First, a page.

Palletizing: Major Pharmaceutical Company

Background: A major pharmaceutical company was utilizing a cart system that was labor intensive and needed large aisles in a manufacturing environment that required more room for new automated production equipment. The existing manufacturing lines fed cases onto a gravity conveyor where they were manually palletized onto a cart. A second cart was usually staged close by for the next unit load. This took up additional space on an already tight, closed environment production floor. An AGV (automatic guided vehicle) periodically passed through the area, pulling a series of carts, empty or with unit loads that were manually built. The operator manually pulled the full cart and hooked it onto the train while it was moving. Empty carts were also pulled off an empty car train to build future loads.

As the AGV train passed through the warehouse, an operator unhooked and pulled a section of full carts from the train. He then got on a clamp truck and removed a load to bring it to a stretch wrapper. The wrapped load was then manually removed; a label was applied and it was driven to a storage location.

Solution: Sealed cartons now travel from the manufacturing line to a vertical continuous lift to elevate product to one of two overhead collection conveyors, thereby keeping the valuable floor space in the production area clear. Cartons from production accumulate and merge to feed a shoe sorter to maintain carton alignment. The printed bar code is read by a laser scanner and cases are sorted into one of three robot cells, each having the ability to palletize four different products.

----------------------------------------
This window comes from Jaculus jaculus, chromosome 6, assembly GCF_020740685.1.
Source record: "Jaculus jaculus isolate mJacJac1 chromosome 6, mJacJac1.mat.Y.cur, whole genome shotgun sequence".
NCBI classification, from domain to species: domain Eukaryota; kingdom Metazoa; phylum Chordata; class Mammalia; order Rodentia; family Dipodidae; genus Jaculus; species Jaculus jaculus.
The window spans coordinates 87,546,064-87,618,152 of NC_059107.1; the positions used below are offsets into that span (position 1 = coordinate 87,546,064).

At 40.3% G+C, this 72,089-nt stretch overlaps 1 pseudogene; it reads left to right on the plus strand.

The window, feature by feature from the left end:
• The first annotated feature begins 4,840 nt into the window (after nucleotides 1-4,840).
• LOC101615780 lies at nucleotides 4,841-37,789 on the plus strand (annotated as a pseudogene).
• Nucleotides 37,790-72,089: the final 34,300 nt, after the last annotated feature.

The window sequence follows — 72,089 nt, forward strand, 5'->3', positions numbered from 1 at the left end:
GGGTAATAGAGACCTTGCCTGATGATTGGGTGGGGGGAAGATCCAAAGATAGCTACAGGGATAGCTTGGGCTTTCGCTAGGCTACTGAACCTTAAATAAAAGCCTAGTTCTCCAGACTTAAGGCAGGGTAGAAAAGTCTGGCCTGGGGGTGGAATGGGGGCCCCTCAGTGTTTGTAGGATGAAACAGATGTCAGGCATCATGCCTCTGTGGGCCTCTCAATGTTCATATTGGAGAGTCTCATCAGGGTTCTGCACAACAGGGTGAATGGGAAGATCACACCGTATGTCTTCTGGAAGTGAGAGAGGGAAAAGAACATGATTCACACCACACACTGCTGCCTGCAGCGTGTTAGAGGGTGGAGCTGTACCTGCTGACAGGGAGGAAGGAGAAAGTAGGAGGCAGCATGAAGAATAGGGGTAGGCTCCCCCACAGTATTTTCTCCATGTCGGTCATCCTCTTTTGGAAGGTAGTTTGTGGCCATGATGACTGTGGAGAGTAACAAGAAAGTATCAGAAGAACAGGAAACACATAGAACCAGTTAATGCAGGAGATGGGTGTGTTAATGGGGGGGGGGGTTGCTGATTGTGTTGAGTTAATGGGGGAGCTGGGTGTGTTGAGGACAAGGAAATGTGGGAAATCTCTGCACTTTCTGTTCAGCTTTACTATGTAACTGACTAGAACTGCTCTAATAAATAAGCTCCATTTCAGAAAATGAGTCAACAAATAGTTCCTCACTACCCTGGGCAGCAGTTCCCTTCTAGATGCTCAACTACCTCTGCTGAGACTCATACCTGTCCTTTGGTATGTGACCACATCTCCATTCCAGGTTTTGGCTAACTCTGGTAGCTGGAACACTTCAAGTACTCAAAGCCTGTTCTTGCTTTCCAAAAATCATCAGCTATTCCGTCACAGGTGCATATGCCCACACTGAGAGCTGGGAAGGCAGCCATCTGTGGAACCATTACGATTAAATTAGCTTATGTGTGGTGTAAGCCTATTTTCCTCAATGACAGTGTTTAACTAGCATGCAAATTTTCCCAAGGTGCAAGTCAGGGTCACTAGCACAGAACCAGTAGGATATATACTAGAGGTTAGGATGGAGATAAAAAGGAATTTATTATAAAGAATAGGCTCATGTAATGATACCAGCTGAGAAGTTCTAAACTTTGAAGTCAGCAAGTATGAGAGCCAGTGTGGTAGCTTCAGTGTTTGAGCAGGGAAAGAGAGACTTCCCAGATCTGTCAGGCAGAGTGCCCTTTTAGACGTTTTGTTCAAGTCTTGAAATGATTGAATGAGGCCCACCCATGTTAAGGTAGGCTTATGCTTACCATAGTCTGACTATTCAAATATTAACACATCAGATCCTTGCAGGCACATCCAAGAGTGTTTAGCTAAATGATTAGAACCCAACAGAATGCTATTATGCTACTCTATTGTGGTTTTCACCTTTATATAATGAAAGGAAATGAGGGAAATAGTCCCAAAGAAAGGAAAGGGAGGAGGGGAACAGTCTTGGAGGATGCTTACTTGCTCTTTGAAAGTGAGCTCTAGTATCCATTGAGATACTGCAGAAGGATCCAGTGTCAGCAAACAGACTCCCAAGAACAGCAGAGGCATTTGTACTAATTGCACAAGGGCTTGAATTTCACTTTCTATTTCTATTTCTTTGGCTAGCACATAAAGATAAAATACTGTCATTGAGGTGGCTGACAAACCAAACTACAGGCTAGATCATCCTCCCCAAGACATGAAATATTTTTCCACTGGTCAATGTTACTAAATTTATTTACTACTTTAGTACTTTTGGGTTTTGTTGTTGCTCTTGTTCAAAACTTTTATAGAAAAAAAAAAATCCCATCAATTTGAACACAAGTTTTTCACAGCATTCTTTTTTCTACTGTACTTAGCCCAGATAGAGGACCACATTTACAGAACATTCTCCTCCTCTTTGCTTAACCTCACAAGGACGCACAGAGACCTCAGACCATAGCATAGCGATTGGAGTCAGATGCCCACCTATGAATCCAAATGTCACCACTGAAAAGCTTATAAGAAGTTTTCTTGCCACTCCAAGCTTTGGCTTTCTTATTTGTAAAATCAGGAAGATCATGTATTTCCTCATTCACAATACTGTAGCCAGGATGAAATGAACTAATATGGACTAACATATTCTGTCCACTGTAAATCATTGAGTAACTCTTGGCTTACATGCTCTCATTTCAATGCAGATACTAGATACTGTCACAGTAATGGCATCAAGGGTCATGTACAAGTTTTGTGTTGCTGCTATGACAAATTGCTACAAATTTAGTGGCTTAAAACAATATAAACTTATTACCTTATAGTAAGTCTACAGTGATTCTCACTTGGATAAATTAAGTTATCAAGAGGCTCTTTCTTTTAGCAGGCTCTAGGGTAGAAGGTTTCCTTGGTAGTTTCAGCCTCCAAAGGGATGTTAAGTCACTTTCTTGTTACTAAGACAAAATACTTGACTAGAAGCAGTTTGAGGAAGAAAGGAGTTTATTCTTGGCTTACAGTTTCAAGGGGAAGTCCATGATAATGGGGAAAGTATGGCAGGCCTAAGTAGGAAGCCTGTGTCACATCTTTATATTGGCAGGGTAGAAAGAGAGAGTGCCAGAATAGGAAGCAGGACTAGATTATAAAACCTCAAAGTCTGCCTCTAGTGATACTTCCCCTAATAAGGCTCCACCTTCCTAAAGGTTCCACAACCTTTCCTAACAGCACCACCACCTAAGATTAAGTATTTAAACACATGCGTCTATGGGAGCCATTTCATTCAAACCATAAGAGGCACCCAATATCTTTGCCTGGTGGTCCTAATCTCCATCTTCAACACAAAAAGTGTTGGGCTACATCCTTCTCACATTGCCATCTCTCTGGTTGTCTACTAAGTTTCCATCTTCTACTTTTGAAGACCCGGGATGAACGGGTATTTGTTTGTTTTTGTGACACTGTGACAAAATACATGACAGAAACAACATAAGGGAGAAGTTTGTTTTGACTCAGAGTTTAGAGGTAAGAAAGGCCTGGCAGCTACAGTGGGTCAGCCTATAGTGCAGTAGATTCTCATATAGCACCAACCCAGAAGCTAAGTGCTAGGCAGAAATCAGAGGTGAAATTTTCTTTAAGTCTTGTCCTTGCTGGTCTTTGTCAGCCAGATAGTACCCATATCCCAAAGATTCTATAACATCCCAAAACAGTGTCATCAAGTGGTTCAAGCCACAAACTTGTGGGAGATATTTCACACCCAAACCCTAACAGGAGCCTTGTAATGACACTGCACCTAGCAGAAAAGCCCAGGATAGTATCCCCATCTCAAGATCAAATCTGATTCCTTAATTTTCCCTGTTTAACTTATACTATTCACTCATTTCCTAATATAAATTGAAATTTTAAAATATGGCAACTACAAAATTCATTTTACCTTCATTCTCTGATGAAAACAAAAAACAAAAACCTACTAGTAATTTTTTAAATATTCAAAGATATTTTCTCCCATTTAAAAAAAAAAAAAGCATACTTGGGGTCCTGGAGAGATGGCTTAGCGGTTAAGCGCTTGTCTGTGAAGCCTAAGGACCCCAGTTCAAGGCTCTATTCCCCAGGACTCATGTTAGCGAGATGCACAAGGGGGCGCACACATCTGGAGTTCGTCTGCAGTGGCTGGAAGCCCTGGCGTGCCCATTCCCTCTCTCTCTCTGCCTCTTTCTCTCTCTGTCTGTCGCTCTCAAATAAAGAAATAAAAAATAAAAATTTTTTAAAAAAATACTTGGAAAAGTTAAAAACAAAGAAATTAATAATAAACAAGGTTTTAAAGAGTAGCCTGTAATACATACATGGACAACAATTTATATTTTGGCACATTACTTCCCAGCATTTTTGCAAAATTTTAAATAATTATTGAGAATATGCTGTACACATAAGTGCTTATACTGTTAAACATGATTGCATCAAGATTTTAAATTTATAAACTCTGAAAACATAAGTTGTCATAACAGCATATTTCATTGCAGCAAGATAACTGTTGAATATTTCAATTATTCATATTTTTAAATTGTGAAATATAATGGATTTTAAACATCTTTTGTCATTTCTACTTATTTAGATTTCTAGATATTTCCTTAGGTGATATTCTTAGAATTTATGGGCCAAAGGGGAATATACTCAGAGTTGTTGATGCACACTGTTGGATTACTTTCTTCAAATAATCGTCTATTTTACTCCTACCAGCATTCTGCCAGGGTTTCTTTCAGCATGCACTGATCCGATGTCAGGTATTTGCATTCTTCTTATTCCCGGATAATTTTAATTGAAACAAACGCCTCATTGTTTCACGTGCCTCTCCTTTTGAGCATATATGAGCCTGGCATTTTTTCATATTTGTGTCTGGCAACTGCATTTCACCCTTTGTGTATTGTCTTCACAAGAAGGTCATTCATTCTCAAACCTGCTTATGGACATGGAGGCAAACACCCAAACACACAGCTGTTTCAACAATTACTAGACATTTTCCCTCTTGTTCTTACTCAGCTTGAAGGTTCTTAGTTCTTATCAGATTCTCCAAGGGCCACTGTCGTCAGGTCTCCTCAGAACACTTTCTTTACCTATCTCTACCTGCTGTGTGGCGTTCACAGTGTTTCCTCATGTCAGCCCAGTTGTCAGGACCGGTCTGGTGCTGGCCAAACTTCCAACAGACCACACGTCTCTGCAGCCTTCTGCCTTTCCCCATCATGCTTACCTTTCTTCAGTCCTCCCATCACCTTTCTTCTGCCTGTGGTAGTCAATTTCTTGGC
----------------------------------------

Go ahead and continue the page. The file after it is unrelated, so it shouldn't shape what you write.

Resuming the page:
In the cell, a shuttle car system delivers slave pallets to build the unit load. Each robot selects two cartons at a time for increased rate. When the unit load is completed, the conveyor indexes it to a second shuttle car to feed the automatic stretch wrapper system. The wrapped load is removed to storage via a clamp truck.

With the new automated system there is no labor required until the wrapped load is brought to storage or directly to shipping. Another advantage of the automated system is that the robots can build a load up to 110", which is the clearance of a standard trailer. With the old manual system operators could not build a load that high so additional layers had to be added before shipping to utilize the full cube of the truck.

The new system cleaned up the manufacturing floor and allowed room for growth. Conveyco's solution reduced labor costs, decreased the number of injuries caused by repetitive lifting, and provided better control of the entire operation.

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